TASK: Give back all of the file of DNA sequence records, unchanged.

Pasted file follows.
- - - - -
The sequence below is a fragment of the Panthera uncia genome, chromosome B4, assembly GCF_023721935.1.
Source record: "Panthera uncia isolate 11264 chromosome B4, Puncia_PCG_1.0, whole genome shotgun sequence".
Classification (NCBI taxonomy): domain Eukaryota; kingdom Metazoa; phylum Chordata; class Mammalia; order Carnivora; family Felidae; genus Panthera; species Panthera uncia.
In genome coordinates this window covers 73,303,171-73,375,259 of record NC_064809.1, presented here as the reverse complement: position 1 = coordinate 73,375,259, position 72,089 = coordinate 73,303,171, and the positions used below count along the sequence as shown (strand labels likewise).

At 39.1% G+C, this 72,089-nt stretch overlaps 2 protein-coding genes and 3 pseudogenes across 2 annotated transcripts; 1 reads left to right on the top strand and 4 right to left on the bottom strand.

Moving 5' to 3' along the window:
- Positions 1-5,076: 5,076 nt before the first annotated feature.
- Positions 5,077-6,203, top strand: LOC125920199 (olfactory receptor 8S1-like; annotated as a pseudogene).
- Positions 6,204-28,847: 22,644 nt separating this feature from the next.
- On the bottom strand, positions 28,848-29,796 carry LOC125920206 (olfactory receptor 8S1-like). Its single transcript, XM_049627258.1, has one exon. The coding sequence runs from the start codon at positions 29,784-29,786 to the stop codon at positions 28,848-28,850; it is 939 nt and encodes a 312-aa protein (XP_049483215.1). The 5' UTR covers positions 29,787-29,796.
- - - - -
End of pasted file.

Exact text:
The sequence below is a fragment of the Panthera uncia genome, chromosome B4, assembly GCF_023721935.1.
Source record: "Panthera uncia isolate 11264 chromosome B4, Puncia_PCG_1.0, whole genome shotgun sequence".
Classification (NCBI taxonomy): domain Eukaryota; kingdom Metazoa; phylum Chordata; class Mammalia; order Carnivora; family Felidae; genus Panthera; species Panthera uncia.
In genome coordinates this window covers 73,303,171-73,375,259 of record NC_064809.1, presented here as the reverse complement: position 1 = coordinate 73,375,259, position 72,089 = coordinate 73,303,171, and the positions used below count along the sequence as shown (strand labels likewise).

At 39.1% G+C, this 72,089-nt stretch overlaps 2 protein-coding genes and 3 pseudogenes across 2 annotated transcripts; 1 reads left to right on the top strand and 4 right to left on the bottom strand.

Moving 5' to 3' along the window:
- Positions 1-5,076: 5,076 nt before the first annotated feature.
- Positions 5,077-6,203, top strand: LOC125920199 (olfactory receptor 8S1-like; annotated as a pseudogene).
- Positions 6,204-28,847: 22,644 nt separating this feature from the next.
- On the bottom strand, positions 28,848-29,796 carry LOC125920206 (olfactory receptor 8S1-like). Its single transcript, XM_049627258.1, has one exon. The coding sequence runs from the start codon at positions 29,784-29,786 to the stop codon at positions 28,848-28,850; it is 939 nt and encodes a 312-aa protein (XP_049483215.1). The 5' UTR covers positions 29,787-29,796.